Aurora and Continental Achieve a Milestone in Self-Driving Truck Kits

In an exciting development, Aurora and automotive supplier Continental have successfully completed the initial phase of their ambitious project, investing over $300 million to mass-produce hardware for autonomous commercial trucks. Breaking the news just ahead of the CES 2024 tech trade show in Las Vegas, the companies proudly announced the finalization of the design and system architecture for an autonomous vehicle hardware kit. Additionally, they revealed the blueprint for a fallback system, a secondary computer capable of taking over operations in case of a failure.

Moving Beyond the Blueprint: A Sneak Peek into the Future

Although this might seem like a small step, it’s a crucial and intricate one in their extensive journey. The hardware comprises an array of components, including radar, cameras, lidar, automated driving control units, and high-performance computers, all working seamlessly with software to enable driverless semi-trucks to navigate roads independently.

With this milestone accomplished, Continental is set to embark on developing prototypes, gearing up for production slated for 2027. Initial hardware versions will undergo testing at Continental’s new facility in New Braunfels, Texas, over the next year, with validation, including hardware-software integration on a fleet of trucks, expected to begin by 2026. Notably, Aurora has collaborations with truck manufacturers Paccar and Volvo Group.

The ultimate objective is to produce a robust, automotive-grade hardware system capable of withstanding the harsh environmental conditions experienced by long-haul trucks daily. Reliability, easy maintenance, and cost-effectiveness are essential criteria for this mass-produced hardware system, with the companies aiming to manufacture thousands of units.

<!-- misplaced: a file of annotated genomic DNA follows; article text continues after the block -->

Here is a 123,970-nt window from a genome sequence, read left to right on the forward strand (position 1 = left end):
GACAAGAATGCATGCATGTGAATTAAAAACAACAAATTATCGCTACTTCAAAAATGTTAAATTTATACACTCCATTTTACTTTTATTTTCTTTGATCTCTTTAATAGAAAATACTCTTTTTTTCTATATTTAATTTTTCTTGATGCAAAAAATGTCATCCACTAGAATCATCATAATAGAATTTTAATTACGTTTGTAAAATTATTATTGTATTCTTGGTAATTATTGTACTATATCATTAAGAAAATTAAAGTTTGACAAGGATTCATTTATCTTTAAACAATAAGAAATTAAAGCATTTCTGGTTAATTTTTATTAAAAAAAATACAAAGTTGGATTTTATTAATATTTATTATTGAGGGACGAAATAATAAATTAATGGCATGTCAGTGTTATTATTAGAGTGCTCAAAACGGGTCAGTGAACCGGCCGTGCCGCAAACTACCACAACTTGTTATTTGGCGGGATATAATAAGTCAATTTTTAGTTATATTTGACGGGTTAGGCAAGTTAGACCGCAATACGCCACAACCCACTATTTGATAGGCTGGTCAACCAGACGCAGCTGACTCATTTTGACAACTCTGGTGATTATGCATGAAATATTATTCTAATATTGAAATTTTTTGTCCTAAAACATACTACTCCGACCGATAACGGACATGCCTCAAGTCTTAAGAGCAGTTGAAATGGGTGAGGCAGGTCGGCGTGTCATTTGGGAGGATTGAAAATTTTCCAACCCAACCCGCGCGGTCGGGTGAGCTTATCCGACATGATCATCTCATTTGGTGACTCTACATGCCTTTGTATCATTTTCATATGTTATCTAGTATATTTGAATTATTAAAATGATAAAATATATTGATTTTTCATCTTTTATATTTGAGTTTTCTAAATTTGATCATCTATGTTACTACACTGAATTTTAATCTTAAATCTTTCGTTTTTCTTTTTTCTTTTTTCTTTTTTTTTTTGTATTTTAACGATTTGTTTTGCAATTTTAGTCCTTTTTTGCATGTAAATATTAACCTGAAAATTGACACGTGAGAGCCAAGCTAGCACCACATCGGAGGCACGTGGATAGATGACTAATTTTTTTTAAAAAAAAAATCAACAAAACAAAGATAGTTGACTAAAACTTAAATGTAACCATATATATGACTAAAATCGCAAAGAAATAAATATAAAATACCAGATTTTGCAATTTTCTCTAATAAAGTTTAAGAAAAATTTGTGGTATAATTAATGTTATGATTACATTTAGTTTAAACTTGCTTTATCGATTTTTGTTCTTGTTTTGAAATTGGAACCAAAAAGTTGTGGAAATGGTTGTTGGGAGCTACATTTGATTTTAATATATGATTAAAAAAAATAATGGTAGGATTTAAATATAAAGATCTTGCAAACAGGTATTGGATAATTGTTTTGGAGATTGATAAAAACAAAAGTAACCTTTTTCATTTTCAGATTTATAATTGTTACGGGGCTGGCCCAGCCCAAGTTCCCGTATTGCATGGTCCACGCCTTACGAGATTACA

Aurora’s co-founder and CEO, Chris Urmson, emphasized the significance of finalizing the hardware design, considering it a meaningful step towards establishing compelling unit economics for the Aurora Driver. Urmson believes this is crucial for the company’s long-term profitability and sustainable business growth.

Beyond 2027: Aurora’s Drive Towards Commercial Operations

Despite the production target set for 2027, Aurora isn’t waiting to make a significant impact. The company has plans to launch 19 driverless Class 8 trucks – meaning no human behind the wheel – by the end of 2024. Initially focusing on freight transportation between Dallas and Houston, Aurora aims to demonstrate the capabilities of their autonomous technology. While these initial trucks won’t feature the Aurora-Continental hardware kit, they are designed to meet automotive standards and operate safely without a driver. Aurora will continually update the hardware on this fleet over the next few years before transitioning to the scalable kit designed for mass production.